"Perhaps the real danger in picking over 'the bones of the ox' is no more than this: it
comes as a threat to our general notion of creativity. In our often dimly-perceived 'model' of the author at work, there is a tendency to think of him or her as following a Grand Design to which only the author is privy, and which is both central inspiration and guiding star... Discovering that the author does not have a guiding star, and is trying things out at random, can be a disillusionment; as can the realisation that the Grand Design (the Silmarils, the nature of the Ring) was in fact one of the last things to be noticed" (Shippey 294).
This disillusionment from "picking over the bones of the ox" is definitely something that has struck me in this course; not in a bad way, but attempting to discern Tolkien's creative process has made me feel a little bit uneasy. It wasn't immediately clear to me why- the discomfort wasn't something I could pinpoint or articulate, but it has been ever present nonetheless. It actually hit me during class on Wednesday as we were discussing dreams and the idea of time travel, or at least some of the answer did.
In The Notion Club Papers, Ramer constructs this idea that you can, when writing a story, be in two places at once. "You can see..." he says, "a field with a tree and sheep sheltering from the sun under it, and be looking round your room. You are really seeing both scenes, because you recollect details later" (176). He goes on to explain that "the mind can be in more than one place at a given time; but it is more properly said to be where its attention is" (177).
I think the same can go for reading a story. I'm not going to take this to the same place Ramer did, but I believe it illustrates my thought process well. For Ramer, this "connexion" becomes an accessible link to another world, the way in which Tolkien envisions time-travel taking place. I think, in a similar sense, I spent a great deal of my childhood in two places at once. I was in my room or on the playground or in any number of places, but I was also in Gondor and Mordor and roaming the Shire. And in much the way that Ramer's connection became real, the connections I made became (in a less literal sense) real in my own mind. I knew Middle Earth was from a story, but I was, in many ways, there. Middle Earth was one of the first and most lasting "secondary realities" I ever experienced, I grew up with it existing in my mind as a separate and disconnected yet somehow real land.
I think this is why I found it somewhat unsettling to start "picking over the bones of the ox." While I loved Middle Earth, I was ignorant of a great deal of the back story behind its creation. I'd heard that Middle Earth was representative of the real world before, but I knew little about how deeply important that representation was. I didn't know that the works were intended "to restore to the English an epic tradition and present them with a mythology of their own," or that the story came from piecing together fragments of the real world (Letters, 231).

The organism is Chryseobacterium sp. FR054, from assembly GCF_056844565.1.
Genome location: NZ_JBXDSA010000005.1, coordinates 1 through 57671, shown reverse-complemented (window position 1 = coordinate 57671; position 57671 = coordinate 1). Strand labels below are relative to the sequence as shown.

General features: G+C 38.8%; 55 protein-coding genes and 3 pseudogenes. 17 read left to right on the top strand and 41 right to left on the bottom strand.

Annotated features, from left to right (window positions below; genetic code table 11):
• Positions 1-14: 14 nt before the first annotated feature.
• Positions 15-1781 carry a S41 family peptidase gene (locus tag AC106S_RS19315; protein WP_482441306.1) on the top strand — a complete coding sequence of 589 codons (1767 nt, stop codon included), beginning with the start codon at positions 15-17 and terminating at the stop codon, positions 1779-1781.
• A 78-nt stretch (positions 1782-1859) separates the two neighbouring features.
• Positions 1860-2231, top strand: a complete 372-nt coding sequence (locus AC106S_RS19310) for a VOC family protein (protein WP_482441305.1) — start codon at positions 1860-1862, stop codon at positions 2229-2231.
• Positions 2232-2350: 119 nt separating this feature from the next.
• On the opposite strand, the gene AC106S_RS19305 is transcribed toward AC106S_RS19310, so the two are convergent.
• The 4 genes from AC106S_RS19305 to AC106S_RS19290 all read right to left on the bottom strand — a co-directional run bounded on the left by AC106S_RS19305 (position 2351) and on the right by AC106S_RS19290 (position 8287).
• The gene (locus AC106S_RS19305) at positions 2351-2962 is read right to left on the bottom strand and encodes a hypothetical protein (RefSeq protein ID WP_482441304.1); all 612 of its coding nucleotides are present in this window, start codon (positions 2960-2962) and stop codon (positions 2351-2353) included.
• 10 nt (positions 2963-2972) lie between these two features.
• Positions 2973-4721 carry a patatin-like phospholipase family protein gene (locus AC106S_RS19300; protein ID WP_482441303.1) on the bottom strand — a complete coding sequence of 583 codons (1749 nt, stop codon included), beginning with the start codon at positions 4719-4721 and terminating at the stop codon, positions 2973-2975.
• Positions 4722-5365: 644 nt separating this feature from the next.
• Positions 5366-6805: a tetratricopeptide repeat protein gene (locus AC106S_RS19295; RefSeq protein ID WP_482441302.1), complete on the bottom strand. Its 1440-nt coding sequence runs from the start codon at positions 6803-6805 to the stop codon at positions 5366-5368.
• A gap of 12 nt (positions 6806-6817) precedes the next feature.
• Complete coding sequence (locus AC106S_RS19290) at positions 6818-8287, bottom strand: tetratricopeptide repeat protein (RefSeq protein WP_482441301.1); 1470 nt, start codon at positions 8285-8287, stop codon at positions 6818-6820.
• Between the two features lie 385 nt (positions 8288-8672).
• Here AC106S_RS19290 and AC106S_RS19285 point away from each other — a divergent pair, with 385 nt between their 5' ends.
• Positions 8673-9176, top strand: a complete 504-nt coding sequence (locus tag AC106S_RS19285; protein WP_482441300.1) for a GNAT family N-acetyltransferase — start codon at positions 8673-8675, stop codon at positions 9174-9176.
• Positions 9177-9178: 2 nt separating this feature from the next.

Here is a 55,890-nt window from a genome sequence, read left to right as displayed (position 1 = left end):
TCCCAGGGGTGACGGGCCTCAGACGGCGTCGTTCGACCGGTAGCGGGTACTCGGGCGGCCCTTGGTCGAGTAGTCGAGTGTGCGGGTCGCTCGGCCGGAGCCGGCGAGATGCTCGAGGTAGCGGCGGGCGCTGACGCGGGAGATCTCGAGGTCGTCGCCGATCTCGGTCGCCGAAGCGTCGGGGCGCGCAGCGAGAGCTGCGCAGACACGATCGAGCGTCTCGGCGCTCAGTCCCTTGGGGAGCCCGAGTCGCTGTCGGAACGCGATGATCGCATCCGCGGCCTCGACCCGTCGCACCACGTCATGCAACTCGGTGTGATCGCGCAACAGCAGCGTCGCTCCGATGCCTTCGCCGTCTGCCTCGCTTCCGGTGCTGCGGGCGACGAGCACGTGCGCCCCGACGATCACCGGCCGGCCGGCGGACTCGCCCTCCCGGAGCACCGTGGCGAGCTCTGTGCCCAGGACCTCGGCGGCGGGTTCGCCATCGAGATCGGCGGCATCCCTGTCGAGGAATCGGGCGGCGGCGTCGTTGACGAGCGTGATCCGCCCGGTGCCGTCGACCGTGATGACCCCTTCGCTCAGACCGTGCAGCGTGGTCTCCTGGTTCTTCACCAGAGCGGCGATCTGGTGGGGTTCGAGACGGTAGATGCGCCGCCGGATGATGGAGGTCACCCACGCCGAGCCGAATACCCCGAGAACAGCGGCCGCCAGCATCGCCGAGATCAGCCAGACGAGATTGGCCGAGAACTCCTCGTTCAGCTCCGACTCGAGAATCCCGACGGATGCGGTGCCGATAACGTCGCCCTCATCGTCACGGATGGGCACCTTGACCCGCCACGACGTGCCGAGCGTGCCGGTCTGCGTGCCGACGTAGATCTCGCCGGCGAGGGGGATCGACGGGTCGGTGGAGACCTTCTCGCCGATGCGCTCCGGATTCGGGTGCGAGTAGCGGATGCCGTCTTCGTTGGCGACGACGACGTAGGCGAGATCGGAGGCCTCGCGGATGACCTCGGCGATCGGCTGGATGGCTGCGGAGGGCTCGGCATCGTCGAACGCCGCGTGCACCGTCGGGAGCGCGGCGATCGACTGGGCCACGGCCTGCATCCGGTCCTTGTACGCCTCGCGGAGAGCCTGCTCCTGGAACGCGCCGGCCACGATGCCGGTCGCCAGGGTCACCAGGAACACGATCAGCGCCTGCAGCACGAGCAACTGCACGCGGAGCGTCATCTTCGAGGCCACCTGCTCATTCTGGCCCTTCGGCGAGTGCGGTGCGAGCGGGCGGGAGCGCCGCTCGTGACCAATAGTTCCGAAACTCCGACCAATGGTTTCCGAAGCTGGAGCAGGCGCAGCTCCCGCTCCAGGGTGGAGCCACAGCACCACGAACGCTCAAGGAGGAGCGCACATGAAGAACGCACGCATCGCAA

On one hand, I think this is incredible. It gives me a new appreciation for Middle Earth and how Tolkien created it - I really am thrilled to have learned all of this - but I think it has also breached my "secondary reality" which coexisted with my primary reality up to this point. It's amazing that Tolkien created so many stories based on words with unknown origins and fragments of stories and poems that have been lost to time, but realizing this has, I think, subconsciously undermined Middle Earth's legitimacy as a distinctly separate secondary reality in my mind. Previously, it had been a distinct entity, a place where I could, like Ramer, go to through the focus of my attention. In a way, confronting all these fragments has suddenly forced me to start accepting Middle Earth into my primarily reality, which is much more difficult than accepting a completely new and separate secondary reality.
I'm not sure that I agree with Shippey that the only threat of picking over the bones of the ox comes from the insecurity that the author has no grand design. I think the creative process that underlies world building is beautiful and that grand design isn't particularly necessary. The greater threat, in my opinion, is that it forces the blending of primary and secondary realities in a way that, perhaps childishly, is hard to reconcile. There's a part of me that wants to remain ignorant, to keep The Lord of the Rings and Middle Earth as a special and completely separate escape from the our own world and the history of our world, because it feels more beautiful that way.
In many ways, I dislike this childish separatism within myself. On an objective level, I think the premise of creating a new mythology based upon fragments of things that have survived into our current reality is astounding. Not to mention, Tolkien does an incredible job weaving together language, geography, history, and countless other elements in order to create this mythology. I have the utmost respect for his work and the Middle Earth which he created through these methods. Nonetheless, I continue to be struck by this nagging sense of loss as my understanding of the cultural and linguistic roots of the world begins to infringe upon my primary reality. I'm curious as to whether other people have had this experience in their own journeys "picking over the bones" of J.R.R. Tolkien's Middle Earth or if this more of a singular experience.